[e] I just realized what makes hacking impossible. Nodes only cost a tiny fraction of the data's value. They can afford hundreds of them: hundreds of decoy databanks, security traps, active tracking agents, even perfect simulations. Just accessing such a node would indicate a crime.
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Edward
post May 14 2006, 06:51 AM
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I wasn’t thinking of an entire megacorp (well one day I hope to have them all but its not likely to happen) but then Ares corporate dose not hold the entire corporate database on one place. I was thinking that it would be buy division, for example Aries news media Seattle and azteche Seattle management, somebody is mentioned in both, he is a corporate spy.

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Kiedo
post May 14 2006, 11:28 AM
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Well with corps, like governments, the best records kept directly involve money. I figured somewhere there would be a linked database that various smaller ones pulled thier information from (which is how I'd design the system if I had my way), each subsidiary would have an access code and an employee number database, but any further records would be kept in a central location, for administrative purposes and security (you'd only have to go to one place, to back up and one place for your no doubt numerous spiders to plug in).

Each off chute company would have permissions for thier employee's data only, and only a few people or groups (like board members and things) would have total administrative rights.

Now something you could do is simply download the information the subsidiary is permissioned for, and slowly over many years (I'd imagine) piece together the full database.

Come quarterly profit analysis (or something mundane like that) it would be a nightmare to check 40 different databases for errors and nuyen in/nuyen out margins.

But maybe I'm thinking too logistically.

Another option you could consider is creating a dedicated storage device (other than datachips), similar to a wifi enabled USB drive.

Something like:
[ Spoiler ]


But that's just one option and I slapped my own (fictional) conpanie's name on it, but your welcome to show that to you GM and change things to suit your needs.

It's also a little more (well a lot more) expensive than kanada Ten's suggestion, but it explains away (or at least tries to) why there aren't thousands of commlinks acting as dummy servers to store the FAR more valuable information.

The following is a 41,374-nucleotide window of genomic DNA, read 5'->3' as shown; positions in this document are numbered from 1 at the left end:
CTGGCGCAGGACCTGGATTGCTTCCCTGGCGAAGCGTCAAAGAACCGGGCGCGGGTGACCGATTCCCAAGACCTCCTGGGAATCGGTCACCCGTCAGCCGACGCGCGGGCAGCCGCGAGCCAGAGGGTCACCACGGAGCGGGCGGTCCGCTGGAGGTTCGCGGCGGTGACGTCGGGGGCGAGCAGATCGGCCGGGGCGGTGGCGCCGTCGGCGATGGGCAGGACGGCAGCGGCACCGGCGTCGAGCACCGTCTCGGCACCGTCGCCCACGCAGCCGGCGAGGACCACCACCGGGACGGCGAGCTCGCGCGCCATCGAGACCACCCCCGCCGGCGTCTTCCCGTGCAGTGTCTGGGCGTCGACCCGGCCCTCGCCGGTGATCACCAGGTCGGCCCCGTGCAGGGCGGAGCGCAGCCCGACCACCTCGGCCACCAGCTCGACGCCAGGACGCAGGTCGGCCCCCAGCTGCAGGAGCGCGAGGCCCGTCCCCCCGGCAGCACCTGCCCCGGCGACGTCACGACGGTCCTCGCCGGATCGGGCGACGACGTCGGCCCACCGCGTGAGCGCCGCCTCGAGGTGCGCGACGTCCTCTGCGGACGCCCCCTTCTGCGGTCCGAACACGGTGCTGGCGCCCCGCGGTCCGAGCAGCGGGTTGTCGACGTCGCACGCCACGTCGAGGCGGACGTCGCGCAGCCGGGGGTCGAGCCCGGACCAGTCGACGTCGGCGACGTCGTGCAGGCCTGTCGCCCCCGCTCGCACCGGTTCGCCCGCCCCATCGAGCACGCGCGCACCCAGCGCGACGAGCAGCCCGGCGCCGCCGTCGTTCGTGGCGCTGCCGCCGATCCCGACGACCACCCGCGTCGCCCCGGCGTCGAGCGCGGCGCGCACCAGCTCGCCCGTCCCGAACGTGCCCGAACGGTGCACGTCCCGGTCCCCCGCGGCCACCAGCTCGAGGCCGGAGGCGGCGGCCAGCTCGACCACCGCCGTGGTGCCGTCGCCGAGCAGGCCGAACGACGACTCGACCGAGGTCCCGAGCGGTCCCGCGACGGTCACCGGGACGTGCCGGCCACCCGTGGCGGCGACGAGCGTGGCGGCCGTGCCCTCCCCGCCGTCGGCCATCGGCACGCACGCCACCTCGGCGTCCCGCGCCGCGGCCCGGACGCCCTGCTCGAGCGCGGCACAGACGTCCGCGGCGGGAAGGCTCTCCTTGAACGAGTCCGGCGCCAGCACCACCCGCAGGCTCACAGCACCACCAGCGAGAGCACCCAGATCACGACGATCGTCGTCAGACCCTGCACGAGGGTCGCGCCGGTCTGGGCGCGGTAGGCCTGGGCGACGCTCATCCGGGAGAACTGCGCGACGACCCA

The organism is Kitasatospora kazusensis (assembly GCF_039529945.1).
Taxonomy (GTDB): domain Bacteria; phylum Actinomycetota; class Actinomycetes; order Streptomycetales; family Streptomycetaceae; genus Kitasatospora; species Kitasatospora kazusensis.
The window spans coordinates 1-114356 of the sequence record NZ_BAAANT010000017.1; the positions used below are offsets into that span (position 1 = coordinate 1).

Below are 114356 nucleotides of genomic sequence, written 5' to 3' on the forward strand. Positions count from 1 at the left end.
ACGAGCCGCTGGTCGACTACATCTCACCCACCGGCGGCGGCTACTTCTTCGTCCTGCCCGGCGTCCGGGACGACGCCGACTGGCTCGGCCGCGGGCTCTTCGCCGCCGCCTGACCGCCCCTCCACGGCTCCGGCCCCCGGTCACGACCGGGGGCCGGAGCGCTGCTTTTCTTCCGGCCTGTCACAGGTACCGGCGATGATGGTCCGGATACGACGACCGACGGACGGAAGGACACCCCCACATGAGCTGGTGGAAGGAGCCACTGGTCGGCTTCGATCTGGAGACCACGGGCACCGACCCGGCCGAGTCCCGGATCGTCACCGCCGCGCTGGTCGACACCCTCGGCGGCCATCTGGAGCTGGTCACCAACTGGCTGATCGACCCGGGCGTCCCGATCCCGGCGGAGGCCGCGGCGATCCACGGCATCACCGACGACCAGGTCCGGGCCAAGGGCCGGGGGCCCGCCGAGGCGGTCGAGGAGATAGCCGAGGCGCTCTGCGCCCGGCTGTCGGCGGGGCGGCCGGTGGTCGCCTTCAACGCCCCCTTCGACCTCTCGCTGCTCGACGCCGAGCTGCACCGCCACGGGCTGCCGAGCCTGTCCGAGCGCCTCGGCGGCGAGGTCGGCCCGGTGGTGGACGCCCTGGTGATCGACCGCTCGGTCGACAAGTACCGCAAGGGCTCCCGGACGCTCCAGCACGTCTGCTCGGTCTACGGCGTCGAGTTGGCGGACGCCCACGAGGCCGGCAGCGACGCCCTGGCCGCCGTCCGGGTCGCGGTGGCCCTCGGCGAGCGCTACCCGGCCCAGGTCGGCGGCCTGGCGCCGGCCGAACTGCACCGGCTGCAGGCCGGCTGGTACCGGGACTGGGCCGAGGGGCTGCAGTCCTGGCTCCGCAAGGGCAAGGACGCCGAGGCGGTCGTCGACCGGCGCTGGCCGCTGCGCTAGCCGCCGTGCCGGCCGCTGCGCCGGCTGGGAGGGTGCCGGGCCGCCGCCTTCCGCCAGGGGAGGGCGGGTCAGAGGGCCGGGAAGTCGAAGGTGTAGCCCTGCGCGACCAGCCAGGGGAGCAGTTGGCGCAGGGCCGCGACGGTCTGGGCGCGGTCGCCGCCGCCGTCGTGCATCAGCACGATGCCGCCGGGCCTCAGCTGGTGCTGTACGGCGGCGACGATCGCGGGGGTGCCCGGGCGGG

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Kiedo
post May 14 2006, 11:48 AM
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I guess you'd need some custom rules for the workstation too wouldn't you.

[ Spoiler ]


let me know if I missed anything, and I hope that helps.

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Edward
post May 14 2006, 08:01 PM
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Kiedo./ remember the subsidiaries are usually run as separate corporations, you do the profit loss statements for each small corp, check them individually and then pas those up the chain. A company usually would not care about the minor details of employees of a company it owns. SK being an exception, the dragon likes to know all the little details.

I do like your suggested system however, I will attempt to convince my GM to let me use it.

Edward
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mfb
post May 14 2006, 09:10 PM
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QUOTE (Kanada Ten)
[e] I just realized what makes hacking impossible. Nodes only cost a tiny fraction of the data's value. They can afford hundreds of them: hundreds of decoy databanks, security traps, active tracking agents, even perfect simulations. Just accessing such a node would indicate a crime.

the problem is keeping track of that massive load of false data. how do you keep your own people from accessing the false data instead of the real data? any means you'd use to clarify matters for your people would be easily discovered and used by hackers.
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Kiedo
post May 15 2006, 12:28 AM
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QUOTE (mfb)
QUOTE (Kanada Ten)